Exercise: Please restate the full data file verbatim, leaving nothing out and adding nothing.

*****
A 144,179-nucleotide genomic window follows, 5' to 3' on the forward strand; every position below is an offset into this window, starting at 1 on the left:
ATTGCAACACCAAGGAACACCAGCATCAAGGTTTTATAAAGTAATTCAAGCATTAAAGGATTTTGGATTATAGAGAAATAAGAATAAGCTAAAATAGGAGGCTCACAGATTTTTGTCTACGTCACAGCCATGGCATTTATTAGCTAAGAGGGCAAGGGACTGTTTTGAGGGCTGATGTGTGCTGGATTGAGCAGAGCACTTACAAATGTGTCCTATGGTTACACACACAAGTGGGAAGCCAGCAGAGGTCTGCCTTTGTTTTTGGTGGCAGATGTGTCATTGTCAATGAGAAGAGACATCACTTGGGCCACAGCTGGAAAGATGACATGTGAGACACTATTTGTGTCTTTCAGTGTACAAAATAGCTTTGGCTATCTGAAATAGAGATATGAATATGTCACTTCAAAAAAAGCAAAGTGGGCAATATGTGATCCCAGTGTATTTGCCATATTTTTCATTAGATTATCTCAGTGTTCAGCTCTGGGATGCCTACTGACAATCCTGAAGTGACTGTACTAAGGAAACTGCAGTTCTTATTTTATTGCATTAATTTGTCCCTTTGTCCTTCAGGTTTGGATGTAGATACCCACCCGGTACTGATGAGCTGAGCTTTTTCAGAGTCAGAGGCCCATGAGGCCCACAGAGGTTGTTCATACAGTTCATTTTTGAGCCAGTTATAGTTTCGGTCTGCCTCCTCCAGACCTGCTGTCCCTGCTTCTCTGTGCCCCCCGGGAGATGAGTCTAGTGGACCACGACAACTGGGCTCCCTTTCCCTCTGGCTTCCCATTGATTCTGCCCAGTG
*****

A 144,179-nucleotide genomic window follows, 5' to 3' on the forward strand; every position below is an offset into this window, starting at 1 on the left:
ATTGCAACACCAAGGAACACCAGCATCAAGGTTTTATAAAGTAATTCAAGCATTAAAGGATTTTGGATTATAGAGAAATAAGAATAAGCTAAAATAGGAGGCTCACAGATTTTTGTCTACGTCACAGCCATGGCATTTATTAGCTAAGAGGGCAAGGGACTGTTTTGAGGGCTGATGTGTGCTGGATTGAGCAGAGCACTTACAAATGTGTCCTATGGTTACACACACAAGTGGGAAGCCAGCAGAGGTCTGCCTTTGTTTTTGGTGGCAGATGTGTCATTGTCAATGAGAAGAGACATCACTTGGGCCACAGCTGGAAAGATGACATGTGAGACACTATTTGTGTCTTTCAGTGTACAAAATAGCTTTGGCTATCTGAAATAGAGATATGAATATGTCACTTCAAAAAAAGCAAAGTGGGCAATATGTGATCCCAGTGTATTTGCCATATTTTTCATTAGATTATCTCAGTGTTCAGCTCTGGGATGCCTACTGACAATCCTGAAGTGACTGTACTAAGGAAACTGCAGTTCTTATTTTATTGCATTAATTTGTCCCTTTGTCCTTCAGGTTTGGATGTAGATACCCACCCGGTACTGATGAGCTGAGCTTTTTCAGAGTCAGAGGCCCATGAGGCCCACAGAGGTTGTTCATACAGTTCATTTTTGAGCCAGTTATAGTTTCGGTCTGCCTCCTCCAGACCTGCTGTCCCTGCTTCTCTGTGCCCCCCGGGAGATGAGTCTAGTGGACCACGACAACTGGGCTCCCTTTCCCTCTGGCTTCCCATTGATTCTGCCCAGTG